At Mt. Olive Missionary Baptist Church, one of Chandler’s oldest black churches, the roof is warped, the walls are cracked and the floor is uneven, but attendance is high, and so are hopes for the future.
Last Thursday, the Chandler City Council voted to approve design plans to raze and rebuild the 71-year-old church at 473 S. Colorado Street in a historically low-income, racially mixed neighborhood southeast of downtown.
Raising the money for the project, however, is proving to be something of a sticking point, said Coy Payne, a long-time Mt. Olive congregant and Chandler’s first black mayor. Church members have been working to gather enough money to cover the estimated $750,000 price tag, he said.
“We have been hard-pressed to do that,” Payne said. “We aren’t even halfway to that goal.”
The issue has been somewhat divisive for the church, he said. While Payne favors taking out a bank loan to get the project done, others have said it makes more sense to buy vacant land elsewhere and build from scratch.
“Some members felt we ought to scrap the idea and sell the place,” Payne said of the city-approved redevelopment plans.
The contributions might come more easily once everyone is on the same page, he said. “Some people hesitate to sign on the dotted line.”
Mt. Olive dates back to 1938, when 10 neighborhood residents would gather in a tent for services on a vacant lot on Saragosa Street, said La’Von Woods, church secretary and historian. Its first pastor was Moses Howard.
Back then, baptisms were done in a nearby canal, said Woods, the great-granddaughter of Nathan Harris, who served as chauffeur to city founder A.J. Chandler.
“I was raised in this church,” she said. “This has always been home for me.”
Many of the neighborhood’s early black residents were sharecroppers in Texas and Oklahoma who came to Chandler to work in the fields.
“All of them that came here during that time, they came to pick cotton,” Woods said.
In the 1940s, E.R. James became pastor and the congregation moved the wooden structure that had replaced the original tent to the church’s existing location on Colorado Street. Soon after, congregation members rebuilt the historic church with their own hands. It was added to over the years, but it essentially remains the same today.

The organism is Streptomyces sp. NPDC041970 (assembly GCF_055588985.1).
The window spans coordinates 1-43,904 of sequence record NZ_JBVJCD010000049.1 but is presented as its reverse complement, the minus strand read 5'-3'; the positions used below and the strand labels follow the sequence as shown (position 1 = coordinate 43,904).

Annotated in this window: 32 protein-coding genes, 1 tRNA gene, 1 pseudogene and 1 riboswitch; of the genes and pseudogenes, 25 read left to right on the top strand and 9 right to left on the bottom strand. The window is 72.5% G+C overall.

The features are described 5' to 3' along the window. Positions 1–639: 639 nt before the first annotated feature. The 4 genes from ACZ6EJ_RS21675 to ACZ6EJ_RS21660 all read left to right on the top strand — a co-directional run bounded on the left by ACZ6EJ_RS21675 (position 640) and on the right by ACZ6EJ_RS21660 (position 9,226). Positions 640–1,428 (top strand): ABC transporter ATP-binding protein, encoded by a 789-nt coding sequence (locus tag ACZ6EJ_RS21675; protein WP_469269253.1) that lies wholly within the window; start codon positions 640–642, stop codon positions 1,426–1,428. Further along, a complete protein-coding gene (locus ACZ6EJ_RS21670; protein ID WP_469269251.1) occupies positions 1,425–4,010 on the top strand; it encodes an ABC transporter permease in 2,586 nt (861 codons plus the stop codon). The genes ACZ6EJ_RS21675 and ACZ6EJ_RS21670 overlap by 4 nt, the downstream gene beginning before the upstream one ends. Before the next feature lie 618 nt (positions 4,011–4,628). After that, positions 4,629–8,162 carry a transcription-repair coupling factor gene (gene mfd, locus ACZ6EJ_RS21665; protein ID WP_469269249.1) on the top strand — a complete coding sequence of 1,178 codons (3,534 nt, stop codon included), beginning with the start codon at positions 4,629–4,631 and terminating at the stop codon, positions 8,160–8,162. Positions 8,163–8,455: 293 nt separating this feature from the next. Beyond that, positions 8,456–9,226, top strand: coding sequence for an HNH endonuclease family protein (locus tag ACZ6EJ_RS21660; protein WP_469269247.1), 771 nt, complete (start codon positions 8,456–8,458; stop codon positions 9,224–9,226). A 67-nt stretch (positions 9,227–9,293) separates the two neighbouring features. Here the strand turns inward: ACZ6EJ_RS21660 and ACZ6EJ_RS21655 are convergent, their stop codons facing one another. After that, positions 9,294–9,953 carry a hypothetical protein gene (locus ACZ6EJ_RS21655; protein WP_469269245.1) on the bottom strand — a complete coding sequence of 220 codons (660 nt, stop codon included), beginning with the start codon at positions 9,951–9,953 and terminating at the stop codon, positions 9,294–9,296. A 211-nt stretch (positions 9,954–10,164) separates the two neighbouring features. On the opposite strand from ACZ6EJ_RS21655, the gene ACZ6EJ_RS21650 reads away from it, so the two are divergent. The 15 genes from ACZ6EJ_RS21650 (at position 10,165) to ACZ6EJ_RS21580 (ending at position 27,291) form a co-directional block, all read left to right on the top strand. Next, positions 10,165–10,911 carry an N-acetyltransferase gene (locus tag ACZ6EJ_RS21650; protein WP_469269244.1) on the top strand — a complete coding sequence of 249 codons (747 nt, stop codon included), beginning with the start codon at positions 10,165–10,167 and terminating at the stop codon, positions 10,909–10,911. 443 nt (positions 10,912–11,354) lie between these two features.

The structure was built with warped wood that had been donated by a local lumber company, Woods said. Over the years, people have often commented that it looks like it might collapse.
“We went on and built with it because it’s all we had. It looks like it’s going to fall, but it’s not,” Woods said.
Worshippers have for years been baptized in an immersion pool built behind the church’s pulpit, she said.
Payne said Mt. Olive is second only to Grace Memorial Church of God, a nearby Pentecostal congregation at 233 E. Morelos Street, as Chandler’s oldest black church.
On Oct. 18, Mt. Olive celebrated its 72nd anniversary.
These days, most of the church’s roughly 200 members live outside the neighborhood, but the congregation remains predominantly black with a few white and Hispanic families, Woods said.
The City Council voted to rezone the site, clearing the way for the church’s potential redevelopment, and to create parking on vacant lots to the east and west. Under the new design plans, the church would keep roughly the same shape, but it would be rebuilt with a larger sanctuary and fellowship hall. The new building would be up to city code and would include artistic features such as a new entryway and more glass.
Woods said it’s unclear when the project might happen.
“It’s all got to do with money,” she said.
She said she doesn’t think the church will lose its history by moving into a new building.
“You’ve got all of this oral history you continue to hand down,” Woods said. “The stories live in the membership. History is important to us.”
Payne, who has been with the church since age 13 and raised his six children with the congregation, said the new structure, if it gets built, could hold between 300 and 500 people. The existing church often has a full house for Sunday services, and sometimes extra space is needed. But having more space isn’t an immediate necessity, he said.
He said he’s not worried about the church losing its history, either.
“My feeling about Mt. Olive has always been that it is a beacon of hope to the neighborhood. There have been a lot of people to come out from the dark and into the light at Mt. Olive,” Payne said. “There is a close-knit family there. There is a spirit there that encourages people to come. That will never die.”
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